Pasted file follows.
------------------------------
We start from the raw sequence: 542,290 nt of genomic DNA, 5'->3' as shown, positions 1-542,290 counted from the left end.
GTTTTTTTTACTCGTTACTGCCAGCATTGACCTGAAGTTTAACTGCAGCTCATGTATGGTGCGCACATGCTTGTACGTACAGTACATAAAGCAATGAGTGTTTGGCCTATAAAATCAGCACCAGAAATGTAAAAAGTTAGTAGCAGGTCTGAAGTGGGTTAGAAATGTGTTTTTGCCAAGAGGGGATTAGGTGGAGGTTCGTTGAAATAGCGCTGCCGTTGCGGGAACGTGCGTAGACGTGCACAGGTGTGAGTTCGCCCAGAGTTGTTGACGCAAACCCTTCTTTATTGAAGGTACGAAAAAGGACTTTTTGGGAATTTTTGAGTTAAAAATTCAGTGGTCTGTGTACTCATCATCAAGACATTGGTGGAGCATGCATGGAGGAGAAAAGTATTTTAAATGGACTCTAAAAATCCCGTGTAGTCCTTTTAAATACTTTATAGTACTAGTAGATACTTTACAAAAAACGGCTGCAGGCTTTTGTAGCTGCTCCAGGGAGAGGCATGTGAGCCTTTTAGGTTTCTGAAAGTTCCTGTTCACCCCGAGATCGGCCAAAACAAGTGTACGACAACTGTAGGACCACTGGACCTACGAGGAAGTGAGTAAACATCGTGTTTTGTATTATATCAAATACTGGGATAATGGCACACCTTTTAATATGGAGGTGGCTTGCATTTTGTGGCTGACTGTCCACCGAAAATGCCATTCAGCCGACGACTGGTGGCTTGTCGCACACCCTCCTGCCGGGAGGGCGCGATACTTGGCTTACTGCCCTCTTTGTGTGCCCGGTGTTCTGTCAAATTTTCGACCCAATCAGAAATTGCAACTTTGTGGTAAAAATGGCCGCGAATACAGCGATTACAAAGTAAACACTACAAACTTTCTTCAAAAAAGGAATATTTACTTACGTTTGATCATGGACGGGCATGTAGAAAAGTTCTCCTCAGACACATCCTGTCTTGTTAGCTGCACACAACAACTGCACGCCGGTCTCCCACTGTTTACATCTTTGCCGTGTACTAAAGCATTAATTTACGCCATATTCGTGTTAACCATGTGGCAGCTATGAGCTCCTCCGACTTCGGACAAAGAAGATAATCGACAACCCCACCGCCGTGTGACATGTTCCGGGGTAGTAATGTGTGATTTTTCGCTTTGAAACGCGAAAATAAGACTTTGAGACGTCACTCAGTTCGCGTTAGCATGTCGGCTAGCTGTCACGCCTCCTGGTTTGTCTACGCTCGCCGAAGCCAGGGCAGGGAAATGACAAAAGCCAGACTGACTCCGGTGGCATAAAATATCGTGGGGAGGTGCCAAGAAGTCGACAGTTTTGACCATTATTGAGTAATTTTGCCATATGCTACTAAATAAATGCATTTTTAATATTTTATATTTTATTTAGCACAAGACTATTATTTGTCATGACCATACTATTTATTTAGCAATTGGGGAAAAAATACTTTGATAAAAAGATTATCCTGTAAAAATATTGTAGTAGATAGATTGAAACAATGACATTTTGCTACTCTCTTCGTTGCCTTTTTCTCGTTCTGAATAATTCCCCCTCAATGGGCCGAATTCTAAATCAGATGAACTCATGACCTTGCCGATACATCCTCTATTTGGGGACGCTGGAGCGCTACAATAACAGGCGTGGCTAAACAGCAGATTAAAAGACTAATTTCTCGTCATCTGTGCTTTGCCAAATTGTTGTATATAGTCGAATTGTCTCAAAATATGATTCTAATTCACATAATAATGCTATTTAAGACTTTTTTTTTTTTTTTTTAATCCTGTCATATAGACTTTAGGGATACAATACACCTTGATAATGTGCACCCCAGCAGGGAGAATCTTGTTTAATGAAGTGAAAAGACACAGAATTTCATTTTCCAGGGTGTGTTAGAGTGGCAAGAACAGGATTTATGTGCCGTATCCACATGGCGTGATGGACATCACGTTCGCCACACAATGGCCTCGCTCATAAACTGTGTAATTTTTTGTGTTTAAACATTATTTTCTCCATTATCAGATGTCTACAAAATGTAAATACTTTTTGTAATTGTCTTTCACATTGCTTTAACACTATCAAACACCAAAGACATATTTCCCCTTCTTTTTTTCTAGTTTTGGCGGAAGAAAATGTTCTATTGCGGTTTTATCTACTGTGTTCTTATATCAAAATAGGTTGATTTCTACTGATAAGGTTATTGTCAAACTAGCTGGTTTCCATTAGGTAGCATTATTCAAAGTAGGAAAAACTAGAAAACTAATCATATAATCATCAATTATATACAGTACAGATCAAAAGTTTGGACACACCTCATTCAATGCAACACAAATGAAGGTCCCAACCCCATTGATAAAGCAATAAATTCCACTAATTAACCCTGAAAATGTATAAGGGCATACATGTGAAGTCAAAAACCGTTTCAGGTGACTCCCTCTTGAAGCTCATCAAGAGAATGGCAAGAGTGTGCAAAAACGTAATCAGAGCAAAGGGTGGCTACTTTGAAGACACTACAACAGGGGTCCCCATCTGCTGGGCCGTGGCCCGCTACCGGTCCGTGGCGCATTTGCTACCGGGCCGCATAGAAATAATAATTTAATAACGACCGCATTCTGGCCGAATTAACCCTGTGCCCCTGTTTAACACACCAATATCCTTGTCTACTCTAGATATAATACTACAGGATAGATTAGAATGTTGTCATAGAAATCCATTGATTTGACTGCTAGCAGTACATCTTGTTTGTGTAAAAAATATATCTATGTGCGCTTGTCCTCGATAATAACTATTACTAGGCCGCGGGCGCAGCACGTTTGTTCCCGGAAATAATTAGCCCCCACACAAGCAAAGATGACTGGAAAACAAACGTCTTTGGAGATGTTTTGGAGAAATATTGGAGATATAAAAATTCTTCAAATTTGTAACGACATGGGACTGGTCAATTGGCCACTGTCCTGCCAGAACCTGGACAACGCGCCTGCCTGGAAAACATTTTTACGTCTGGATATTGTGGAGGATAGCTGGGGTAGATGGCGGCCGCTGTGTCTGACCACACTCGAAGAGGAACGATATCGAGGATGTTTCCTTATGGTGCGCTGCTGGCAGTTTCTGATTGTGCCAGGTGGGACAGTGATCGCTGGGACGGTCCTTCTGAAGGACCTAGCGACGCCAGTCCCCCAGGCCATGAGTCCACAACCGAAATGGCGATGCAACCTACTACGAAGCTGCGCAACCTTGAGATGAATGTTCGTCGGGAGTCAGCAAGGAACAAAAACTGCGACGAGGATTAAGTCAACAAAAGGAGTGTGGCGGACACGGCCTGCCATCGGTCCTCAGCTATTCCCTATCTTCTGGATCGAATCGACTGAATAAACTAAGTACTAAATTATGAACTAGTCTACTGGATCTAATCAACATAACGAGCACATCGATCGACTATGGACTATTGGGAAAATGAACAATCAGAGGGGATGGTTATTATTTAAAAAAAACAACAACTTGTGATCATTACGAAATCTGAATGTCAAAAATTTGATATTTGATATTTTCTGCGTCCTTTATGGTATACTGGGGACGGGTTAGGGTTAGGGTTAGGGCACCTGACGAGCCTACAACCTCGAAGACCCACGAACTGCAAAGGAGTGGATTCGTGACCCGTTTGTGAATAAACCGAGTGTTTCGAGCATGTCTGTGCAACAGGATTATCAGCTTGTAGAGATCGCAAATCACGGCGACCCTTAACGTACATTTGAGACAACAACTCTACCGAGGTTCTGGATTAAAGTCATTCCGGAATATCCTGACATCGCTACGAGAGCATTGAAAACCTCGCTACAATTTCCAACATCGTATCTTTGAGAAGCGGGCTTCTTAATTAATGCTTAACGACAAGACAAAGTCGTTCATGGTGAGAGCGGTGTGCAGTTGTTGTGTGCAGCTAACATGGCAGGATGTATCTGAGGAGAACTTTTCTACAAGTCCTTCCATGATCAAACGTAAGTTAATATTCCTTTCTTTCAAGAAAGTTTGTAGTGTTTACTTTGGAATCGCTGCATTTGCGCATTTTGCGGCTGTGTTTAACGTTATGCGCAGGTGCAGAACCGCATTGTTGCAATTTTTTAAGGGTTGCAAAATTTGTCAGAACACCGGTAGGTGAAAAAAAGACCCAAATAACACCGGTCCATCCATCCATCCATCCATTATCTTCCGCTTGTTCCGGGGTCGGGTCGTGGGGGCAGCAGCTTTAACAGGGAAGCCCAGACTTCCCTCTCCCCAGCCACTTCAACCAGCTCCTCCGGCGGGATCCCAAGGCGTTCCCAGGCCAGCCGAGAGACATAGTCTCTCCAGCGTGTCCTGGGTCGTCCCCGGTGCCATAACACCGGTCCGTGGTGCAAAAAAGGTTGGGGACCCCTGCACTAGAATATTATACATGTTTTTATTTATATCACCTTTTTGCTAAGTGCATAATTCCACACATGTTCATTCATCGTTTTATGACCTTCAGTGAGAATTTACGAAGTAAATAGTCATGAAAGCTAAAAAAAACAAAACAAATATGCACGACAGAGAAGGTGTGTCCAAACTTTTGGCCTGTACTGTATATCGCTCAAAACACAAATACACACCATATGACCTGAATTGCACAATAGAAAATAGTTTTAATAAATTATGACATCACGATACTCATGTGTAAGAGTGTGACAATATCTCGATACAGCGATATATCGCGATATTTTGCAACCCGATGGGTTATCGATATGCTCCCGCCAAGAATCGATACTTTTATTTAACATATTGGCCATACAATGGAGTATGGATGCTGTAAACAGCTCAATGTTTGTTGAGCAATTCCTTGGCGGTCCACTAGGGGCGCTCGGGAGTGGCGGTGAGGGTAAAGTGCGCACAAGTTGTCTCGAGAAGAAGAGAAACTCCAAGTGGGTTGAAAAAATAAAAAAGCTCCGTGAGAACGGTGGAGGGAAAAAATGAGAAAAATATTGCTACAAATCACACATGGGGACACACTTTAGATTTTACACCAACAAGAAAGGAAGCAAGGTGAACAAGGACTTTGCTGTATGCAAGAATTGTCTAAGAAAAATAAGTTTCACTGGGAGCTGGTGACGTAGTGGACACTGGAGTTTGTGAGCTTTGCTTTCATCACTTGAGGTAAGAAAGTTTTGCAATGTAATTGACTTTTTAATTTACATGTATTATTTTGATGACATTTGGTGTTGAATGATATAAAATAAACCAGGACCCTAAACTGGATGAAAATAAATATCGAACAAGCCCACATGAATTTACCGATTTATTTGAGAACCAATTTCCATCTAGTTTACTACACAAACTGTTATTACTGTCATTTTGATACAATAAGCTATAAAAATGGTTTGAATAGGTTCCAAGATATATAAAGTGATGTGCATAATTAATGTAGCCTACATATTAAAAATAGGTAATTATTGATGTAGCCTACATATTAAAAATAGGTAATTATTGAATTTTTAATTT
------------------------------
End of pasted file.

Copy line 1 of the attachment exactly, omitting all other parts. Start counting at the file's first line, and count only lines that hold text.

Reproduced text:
We start from the raw sequence: 542,290 nt of genomic DNA, 5'->3' as shown, positions 1-542,290 counted from the left end.